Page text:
Erwin Dreesen, Ann Gils and Severine Vermeire* Pages 757 - 776 ( 20 )
Background: Anti-tumor necrosis factor-alpha and anti-integrin monoclonal antibodies show great benefits for inducing and maintaining remission, healing the mucosa and restoring the quality of life of patients with inflammatory bowel disease. However, the therapeutic potential of these intrinsically powerful biologicals is abated by a high variability in response. Some patients experience no benefit from these treatments, while others lose response over time. Therapeutic Drug Monitoring (TDM) is a promising tool to further improve therapeutic outcome, substantiated by the finding that highly variable clinical response is correlated with pharmacokinetic (PK) variability. Serum Trough Concentrations (TCs) of the drug are measured and dosage regimens are adapted in order to achieve target TCs that correlate with beneficial therapeutic outcomes. The TC concept is relatively simple but gives only a partial insight in PK. PK profiles should be interpreted in the light of patient specific influences (i.e., covariates) that explain variability.
Objective: Therefore, the aim of TDM must be to dose the biological in such a way that a personal optimal PK profile is achieved. Furthermore, currently used “treat-to-target” algorithms have proven to increase the therapeutic potential of the drugs, but dosage regimen adaptations are still robust guesswork.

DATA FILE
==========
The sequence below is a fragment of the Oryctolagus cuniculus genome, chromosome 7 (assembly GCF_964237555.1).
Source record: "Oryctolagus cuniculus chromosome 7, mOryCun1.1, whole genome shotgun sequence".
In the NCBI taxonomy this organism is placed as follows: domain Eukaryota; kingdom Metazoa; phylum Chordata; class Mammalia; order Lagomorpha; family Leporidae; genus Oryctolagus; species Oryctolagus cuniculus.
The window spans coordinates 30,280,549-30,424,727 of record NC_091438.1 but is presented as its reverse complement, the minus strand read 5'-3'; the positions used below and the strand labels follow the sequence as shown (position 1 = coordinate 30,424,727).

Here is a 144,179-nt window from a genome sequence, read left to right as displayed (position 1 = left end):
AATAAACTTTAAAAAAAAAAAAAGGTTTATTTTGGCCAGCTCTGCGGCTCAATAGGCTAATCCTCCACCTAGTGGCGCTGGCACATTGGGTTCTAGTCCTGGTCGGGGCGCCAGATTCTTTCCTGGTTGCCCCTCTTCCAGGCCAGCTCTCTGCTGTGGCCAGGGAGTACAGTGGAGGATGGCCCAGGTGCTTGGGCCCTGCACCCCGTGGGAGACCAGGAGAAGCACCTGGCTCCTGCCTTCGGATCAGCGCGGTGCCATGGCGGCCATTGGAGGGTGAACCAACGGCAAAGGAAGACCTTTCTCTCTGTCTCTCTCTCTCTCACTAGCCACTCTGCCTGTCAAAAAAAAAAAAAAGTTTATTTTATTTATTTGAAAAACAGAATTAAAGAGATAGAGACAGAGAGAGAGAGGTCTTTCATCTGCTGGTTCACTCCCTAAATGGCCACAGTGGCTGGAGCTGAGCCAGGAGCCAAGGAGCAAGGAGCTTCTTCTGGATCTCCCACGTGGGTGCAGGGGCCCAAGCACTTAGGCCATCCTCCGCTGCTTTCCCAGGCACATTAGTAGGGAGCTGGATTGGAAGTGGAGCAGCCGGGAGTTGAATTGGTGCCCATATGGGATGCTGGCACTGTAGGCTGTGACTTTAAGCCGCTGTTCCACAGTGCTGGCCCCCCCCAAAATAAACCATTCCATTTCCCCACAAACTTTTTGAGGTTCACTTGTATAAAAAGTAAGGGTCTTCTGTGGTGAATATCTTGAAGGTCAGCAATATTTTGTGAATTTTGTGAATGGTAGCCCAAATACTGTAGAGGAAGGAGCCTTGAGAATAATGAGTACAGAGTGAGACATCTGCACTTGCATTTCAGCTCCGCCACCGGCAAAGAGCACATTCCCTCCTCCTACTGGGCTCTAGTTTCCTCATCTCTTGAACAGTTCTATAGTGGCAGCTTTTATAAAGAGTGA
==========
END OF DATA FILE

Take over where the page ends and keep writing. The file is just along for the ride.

Results: A clinical decision support tool for accurately forecasting drug exposure would significantly impact TDM and is suggested to promote successful implementation of individualized predictive treatment in clinical practice.
Conclusion: This review provides a clinician-oriented overview of the state-of-the-art, the gaps in current knowledge and future potential of individualized predictive treatment.
Anti-integrin, inflammatory bowel disease, immunogenicity, pharmacokinetics, trough concentration, therapeutic drug monitoring, modeling, tumor necrosis factor-alpha.
Laboratory for Therapeutic and Diagnostic Antibodies, Department of Pharmaceutical and Pharmacological Sciences, Faculty of Pharmaceutical Sciences, Catholic University of Leuven, Leuven, Laboratory for Therapeutic and Diagnostic Antibodies, Department of Pharmaceutical and Pharmacological Sciences, Faculty of Pharmaceutical Sciences, Catholic University of Leuven, Leuven, Translational Research in GastroIntestinal Disorders (TARGID), Department of Clinical and Experimental Medicine, Faculty of Medicine, Catholic University of Leuven, University Hospitals Leuven, Leuven